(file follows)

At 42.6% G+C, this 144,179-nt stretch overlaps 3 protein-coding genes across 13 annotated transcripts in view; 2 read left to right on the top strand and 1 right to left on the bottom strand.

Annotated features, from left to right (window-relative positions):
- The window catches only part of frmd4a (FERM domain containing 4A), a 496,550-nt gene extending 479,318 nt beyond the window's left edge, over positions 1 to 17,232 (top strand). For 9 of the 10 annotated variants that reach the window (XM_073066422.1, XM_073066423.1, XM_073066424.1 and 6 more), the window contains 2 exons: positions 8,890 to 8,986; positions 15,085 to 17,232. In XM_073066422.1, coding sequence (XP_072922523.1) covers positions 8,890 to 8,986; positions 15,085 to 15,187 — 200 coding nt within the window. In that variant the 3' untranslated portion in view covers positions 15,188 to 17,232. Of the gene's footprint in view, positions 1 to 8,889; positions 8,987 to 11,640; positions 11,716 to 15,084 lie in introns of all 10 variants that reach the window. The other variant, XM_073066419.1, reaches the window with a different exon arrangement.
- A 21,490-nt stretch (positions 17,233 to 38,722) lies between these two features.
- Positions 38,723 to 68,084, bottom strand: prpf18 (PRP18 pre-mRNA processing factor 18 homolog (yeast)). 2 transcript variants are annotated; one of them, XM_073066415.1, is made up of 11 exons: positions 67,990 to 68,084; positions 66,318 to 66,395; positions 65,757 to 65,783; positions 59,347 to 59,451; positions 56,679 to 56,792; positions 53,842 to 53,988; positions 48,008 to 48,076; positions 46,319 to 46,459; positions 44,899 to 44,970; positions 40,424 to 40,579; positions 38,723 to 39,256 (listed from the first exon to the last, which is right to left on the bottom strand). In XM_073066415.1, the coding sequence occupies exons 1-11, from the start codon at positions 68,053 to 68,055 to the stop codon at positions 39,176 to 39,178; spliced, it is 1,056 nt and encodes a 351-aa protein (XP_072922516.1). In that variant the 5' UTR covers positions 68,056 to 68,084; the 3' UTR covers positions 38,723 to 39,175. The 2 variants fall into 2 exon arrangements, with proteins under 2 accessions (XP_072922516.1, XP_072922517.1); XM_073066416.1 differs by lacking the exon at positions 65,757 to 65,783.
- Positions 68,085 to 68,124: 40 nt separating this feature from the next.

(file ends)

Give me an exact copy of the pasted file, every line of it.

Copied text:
At 42.6% G+C, this 144,179-nt stretch overlaps 3 protein-coding genes across 13 annotated transcripts in view; 2 read left to right on the top strand and 1 right to left on the bottom strand.

Annotated features, from left to right (window-relative positions):
- The window catches only part of frmd4a (FERM domain containing 4A), a 496,550-nt gene extending 479,318 nt beyond the window's left edge, over positions 1 to 17,232 (top strand). For 9 of the 10 annotated variants that reach the window (XM_073066422.1, XM_073066423.1, XM_073066424.1 and 6 more), the window contains 2 exons: positions 8,890 to 8,986; positions 15,085 to 17,232. In XM_073066422.1, coding sequence (XP_072922523.1) covers positions 8,890 to 8,986; positions 15,085 to 15,187 — 200 coding nt within the window. In that variant the 3' untranslated portion in view covers positions 15,188 to 17,232. Of the gene's footprint in view, positions 1 to 8,889; positions 8,987 to 11,640; positions 11,716 to 15,084 lie in introns of all 10 variants that reach the window. The other variant, XM_073066419.1, reaches the window with a different exon arrangement.
- A 21,490-nt stretch (positions 17,233 to 38,722) lies between these two features.
- Positions 38,723 to 68,084, bottom strand: prpf18 (PRP18 pre-mRNA processing factor 18 homolog (yeast)). 2 transcript variants are annotated; one of them, XM_073066415.1, is made up of 11 exons: positions 67,990 to 68,084; positions 66,318 to 66,395; positions 65,757 to 65,783; positions 59,347 to 59,451; positions 56,679 to 56,792; positions 53,842 to 53,988; positions 48,008 to 48,076; positions 46,319 to 46,459; positions 44,899 to 44,970; positions 40,424 to 40,579; positions 38,723 to 39,256 (listed from the first exon to the last, which is right to left on the bottom strand). In XM_073066415.1, the coding sequence occupies exons 1-11, from the start codon at positions 68,053 to 68,055 to the stop codon at positions 39,176 to 39,178; spliced, it is 1,056 nt and encodes a 351-aa protein (XP_072922516.1). In that variant the 5' UTR covers positions 68,056 to 68,084; the 3' UTR covers positions 38,723 to 39,175. The 2 variants fall into 2 exon arrangements, with proteins under 2 accessions (XP_072922516.1, XP_072922517.1); XM_073066416.1 differs by lacking the exon at positions 65,757 to 65,783.
- Positions 68,085 to 68,124: 40 nt separating this feature from the next.